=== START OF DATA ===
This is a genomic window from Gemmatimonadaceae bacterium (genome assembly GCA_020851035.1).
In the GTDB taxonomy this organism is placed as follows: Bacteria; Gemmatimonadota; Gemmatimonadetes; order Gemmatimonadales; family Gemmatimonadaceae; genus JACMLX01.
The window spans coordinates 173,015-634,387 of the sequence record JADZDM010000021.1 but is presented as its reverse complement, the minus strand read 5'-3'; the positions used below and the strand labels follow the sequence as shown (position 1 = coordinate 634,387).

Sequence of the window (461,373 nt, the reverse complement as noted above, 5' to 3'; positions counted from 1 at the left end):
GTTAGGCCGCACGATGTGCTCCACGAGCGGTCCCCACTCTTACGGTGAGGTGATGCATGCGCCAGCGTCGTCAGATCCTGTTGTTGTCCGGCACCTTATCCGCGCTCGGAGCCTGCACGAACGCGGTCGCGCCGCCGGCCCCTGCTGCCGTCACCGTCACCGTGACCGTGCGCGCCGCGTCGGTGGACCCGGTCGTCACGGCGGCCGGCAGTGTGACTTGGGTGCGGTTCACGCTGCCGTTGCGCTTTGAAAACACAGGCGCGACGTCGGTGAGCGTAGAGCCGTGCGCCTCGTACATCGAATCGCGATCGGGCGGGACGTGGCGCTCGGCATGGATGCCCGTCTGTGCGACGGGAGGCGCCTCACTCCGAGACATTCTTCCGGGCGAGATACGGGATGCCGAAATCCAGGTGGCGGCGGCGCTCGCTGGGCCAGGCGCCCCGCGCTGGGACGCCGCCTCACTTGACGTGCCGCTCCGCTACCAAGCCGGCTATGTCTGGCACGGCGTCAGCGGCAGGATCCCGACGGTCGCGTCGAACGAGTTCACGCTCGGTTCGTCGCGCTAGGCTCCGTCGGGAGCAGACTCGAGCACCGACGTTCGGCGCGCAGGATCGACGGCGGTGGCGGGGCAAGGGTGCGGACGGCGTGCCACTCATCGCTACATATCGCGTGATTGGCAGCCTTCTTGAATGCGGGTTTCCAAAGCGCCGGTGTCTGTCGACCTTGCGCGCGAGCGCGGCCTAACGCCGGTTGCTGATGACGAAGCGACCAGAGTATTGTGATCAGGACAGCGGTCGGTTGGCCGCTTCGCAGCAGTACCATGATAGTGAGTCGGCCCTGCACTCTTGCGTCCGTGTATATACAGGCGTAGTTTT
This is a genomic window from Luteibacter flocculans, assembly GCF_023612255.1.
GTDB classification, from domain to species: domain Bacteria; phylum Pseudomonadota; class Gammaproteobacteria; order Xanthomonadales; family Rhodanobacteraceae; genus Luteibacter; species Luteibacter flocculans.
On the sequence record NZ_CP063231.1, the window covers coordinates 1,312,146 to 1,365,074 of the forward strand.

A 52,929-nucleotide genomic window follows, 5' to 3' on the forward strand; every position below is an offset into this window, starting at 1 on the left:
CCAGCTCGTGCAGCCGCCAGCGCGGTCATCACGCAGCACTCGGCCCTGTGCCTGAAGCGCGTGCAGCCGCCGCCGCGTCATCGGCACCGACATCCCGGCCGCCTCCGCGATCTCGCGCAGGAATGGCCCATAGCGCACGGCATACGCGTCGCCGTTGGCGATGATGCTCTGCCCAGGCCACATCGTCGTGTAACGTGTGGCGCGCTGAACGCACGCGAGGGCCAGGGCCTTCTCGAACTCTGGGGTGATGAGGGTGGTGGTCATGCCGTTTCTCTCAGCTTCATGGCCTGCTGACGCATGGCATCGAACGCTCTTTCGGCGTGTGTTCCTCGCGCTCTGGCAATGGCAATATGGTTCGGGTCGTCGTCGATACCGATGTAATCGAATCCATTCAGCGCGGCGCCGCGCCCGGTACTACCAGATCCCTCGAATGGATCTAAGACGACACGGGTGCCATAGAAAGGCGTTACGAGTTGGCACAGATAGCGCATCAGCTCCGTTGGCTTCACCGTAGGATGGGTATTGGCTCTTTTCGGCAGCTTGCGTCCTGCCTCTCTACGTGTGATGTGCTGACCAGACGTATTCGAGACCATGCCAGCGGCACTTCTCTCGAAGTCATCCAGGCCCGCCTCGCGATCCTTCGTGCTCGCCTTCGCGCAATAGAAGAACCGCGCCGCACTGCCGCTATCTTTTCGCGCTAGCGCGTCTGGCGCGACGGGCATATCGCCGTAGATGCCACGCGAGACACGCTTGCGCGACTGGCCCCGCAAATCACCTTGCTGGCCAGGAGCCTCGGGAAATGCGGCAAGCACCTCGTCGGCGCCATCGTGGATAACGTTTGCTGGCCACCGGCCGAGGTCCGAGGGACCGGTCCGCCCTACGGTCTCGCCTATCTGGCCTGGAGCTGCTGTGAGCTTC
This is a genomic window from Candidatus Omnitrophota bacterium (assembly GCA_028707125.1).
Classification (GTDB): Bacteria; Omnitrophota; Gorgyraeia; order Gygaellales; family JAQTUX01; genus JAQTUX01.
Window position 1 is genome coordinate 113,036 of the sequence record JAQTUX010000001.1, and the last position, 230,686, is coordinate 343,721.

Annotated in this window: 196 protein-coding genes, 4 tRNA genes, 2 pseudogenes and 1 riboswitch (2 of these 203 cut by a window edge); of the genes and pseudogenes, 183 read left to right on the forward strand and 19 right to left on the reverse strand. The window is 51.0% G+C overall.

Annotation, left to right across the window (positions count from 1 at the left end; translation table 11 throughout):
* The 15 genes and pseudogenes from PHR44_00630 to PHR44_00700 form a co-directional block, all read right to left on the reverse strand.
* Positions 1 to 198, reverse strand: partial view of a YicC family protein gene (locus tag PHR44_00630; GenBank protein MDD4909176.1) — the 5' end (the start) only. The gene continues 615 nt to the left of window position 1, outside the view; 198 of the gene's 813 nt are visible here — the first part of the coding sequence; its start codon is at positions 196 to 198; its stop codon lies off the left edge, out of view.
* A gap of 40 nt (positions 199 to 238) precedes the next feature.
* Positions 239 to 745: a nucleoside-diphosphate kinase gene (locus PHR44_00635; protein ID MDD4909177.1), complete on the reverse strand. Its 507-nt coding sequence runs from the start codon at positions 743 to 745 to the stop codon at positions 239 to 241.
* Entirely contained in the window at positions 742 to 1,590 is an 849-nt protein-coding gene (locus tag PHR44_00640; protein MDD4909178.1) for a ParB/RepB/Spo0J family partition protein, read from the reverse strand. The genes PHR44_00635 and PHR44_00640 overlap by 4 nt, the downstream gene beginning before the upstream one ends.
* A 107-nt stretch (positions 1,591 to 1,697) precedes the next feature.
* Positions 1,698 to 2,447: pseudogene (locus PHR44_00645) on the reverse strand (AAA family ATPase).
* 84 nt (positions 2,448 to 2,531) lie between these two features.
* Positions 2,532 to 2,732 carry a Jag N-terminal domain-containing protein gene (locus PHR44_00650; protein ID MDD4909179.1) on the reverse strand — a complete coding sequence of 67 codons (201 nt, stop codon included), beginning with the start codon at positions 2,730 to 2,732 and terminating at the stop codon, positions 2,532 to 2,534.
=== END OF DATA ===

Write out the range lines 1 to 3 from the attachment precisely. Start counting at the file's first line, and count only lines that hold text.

This is a genomic window from Gemmatimonadaceae bacterium (genome assembly GCA_020851035.1).
In the GTDB taxonomy this organism is placed as follows: Bacteria; Gemmatimonadota; Gemmatimonadetes; order Gemmatimonadales; family Gemmatimonadaceae; genus JACMLX01.
The window spans coordinates 173,015-634,387 of the sequence record JADZDM010000021.1 but is presented as its reverse complement, the minus strand read 5'-3'; the positions used below and the strand labels follow the sequence as shown (position 1 = coordinate 634,387).